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‘Transfusion centurion’ determined to spread the word about how to give blood

Marion was awarded with her certificate in Glasgow after giving 100 pints of blood
Marion was awarded with her certificate in Glasgow after giving 100 pints of blood

MARION McNEILL recently received an award to mark 100 blood donations.

But the ceremony at Glasgow’s City Chambers was a bittersweet moment for the mum-of-one.

A diagnosis of breast cancer in April means that, even though her treatment has been successful, she can no longer give blood.

“I was really disappointed and upset about having to give up donating,” admits Marion (57).

“But I fully appreciate that I am the patient of the Transfusion Service and they are looking after my wellbeing, too.

“When I was diagnosed I had just lost my mum so it was a very emotional time for my family and it hit us all hard.

“I have a really close family and very good friends that all made sure I was kept busy throughout my treatment with their visits, walks and lunch outings — I hope they know how much I appreciate their support.

“My treatment went well and I was relieved I didn’t need chemotherapy, but I did need four weeks of radiotherapy after the surgery.

“The care and support I received from both the surgical and oncology teams was second to none and this will continue with regular check-ups.

“The treatment does knock the stuffing out of you but you just have to do what your body tells you and rest when you need to.

“I’m back at work as a civil servant now and doing very well, and I’m so pleased to get back to a more normal routine doing all my usual things like the gym, yoga and swimming — great!

“I’ve lots of life to live yet.”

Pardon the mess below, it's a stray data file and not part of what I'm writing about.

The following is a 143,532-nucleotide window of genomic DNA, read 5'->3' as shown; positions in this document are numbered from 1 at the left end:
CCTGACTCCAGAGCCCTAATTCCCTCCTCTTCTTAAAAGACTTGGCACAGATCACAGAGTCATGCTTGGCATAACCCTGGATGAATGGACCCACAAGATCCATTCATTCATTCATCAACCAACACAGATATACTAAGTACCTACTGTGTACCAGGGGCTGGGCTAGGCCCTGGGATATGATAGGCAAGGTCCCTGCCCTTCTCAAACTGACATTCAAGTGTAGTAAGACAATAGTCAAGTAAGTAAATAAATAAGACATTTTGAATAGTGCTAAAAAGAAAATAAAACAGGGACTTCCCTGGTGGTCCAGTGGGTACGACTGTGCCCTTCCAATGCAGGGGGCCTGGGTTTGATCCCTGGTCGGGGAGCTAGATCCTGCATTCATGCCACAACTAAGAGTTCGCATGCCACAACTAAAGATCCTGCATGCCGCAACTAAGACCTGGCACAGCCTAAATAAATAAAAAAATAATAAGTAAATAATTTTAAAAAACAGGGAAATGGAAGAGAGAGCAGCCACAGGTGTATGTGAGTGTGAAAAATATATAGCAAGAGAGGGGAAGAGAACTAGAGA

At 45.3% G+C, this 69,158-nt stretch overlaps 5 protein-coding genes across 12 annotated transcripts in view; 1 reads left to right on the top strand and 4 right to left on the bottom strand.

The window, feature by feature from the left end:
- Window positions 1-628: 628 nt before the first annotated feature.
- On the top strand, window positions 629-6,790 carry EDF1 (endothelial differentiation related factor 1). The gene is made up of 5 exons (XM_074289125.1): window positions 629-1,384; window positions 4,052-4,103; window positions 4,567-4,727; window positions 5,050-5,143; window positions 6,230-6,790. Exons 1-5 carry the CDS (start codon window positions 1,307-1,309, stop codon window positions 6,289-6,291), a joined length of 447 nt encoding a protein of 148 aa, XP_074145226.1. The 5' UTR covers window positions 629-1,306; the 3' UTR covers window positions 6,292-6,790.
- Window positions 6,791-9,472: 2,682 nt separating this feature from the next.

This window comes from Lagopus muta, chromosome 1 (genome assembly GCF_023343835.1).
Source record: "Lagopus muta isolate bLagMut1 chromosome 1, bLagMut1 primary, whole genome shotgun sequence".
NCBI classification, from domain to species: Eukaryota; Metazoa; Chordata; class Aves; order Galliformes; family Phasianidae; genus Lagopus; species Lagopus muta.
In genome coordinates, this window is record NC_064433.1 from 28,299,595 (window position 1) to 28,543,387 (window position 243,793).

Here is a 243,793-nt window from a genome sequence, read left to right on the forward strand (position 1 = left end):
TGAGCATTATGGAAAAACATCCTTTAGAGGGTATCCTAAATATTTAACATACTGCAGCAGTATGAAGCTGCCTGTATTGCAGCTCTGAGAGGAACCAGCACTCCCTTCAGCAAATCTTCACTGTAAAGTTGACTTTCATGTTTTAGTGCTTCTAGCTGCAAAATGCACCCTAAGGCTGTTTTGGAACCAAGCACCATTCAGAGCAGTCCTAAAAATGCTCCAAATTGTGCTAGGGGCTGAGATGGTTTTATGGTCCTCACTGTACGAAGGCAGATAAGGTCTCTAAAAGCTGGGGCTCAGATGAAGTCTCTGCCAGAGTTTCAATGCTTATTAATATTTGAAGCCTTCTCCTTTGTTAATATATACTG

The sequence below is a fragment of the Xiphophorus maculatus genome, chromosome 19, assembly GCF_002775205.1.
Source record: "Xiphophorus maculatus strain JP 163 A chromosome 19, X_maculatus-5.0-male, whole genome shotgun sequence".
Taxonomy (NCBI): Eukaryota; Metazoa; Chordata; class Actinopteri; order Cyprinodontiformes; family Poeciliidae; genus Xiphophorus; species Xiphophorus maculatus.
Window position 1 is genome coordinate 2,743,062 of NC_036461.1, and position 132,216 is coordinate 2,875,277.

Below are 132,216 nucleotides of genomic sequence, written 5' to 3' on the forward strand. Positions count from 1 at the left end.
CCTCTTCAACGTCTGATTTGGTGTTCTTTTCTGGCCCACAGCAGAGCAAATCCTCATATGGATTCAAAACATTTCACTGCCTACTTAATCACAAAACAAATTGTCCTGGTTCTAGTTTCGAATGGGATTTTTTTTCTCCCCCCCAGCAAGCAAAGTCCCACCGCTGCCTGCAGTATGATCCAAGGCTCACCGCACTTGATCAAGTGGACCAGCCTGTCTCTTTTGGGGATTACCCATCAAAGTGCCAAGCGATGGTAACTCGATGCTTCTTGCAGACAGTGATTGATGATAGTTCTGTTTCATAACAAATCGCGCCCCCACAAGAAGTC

As a transfusion centurion, what does Marion say to people who have never donated?

“I tell them how easy it is and that it doesn’t take much time at all,” she says.

“I realise it’s not for everyone. I think the needle thing stops some folk — my sisters included! — but you could save a life.

“There was no particular incident or trigger that made me start donating, I just thought it was the right thing to do.

“Everyone at the blood transfusion centre is really nice so that made it easy to keep going back. The blood bus also visited some of the sites I worked in and that was handy if I couldn’t make it into town.

“Then they started doing evening surgeries in halls near where I live in the south side of Glasgow. They always have Tunnock’s Tea Cakes to have with your drink at the end — nothing but the best!”

My wife is a rare (I suspect alien) blood group which means her blood is in high demand.

But Marion says: “Although I’m not in a special blood group, I did like to go regularly and that became really easy going to the local surgeries as they were held four times a year.

“Needles don’t bother me at all, though I realise it’s not like that for lots of people, and the Transfusion Service staff are all very professional and take great care of you.”

I’m not a fan of the thumb prick at the start.

“That’s the worst bit, right enough!” agrees Marion.

“But no matter how many times you have donated, the staff still run through the routine checks before accepting your donation.

“If I was trying to reassure someone giving their first donation, I’d tell them to try and relax, listen to what the staff are telling you to do and you’ll hardly feel a thing.

“They look after you, just take it slow getting up at the end of the donation, stay for a drink and a biscuit — there’s a reason you get them!

“To be honest, I often found it could be a nice half hour escaping from the business of the day when you could just lie down, put your feet up and chill.

“I’m definitely in the majority when I say I’ve always been fine,” adds Marion.

“I have seen the odd donor feeling faint but the staff are quick to notice when someone looks a bit off and they get you sorted and make sure you are fine before they will allow you to leave.

“Luckily, with my cancer treatment, I didn’t need a blood transfusion, but I have a friend with a different type of cancer who did, so thank you, donors!”

For more information on donating blood in Scotland, Northern Ireland, Wales and England visit,, or respectively.


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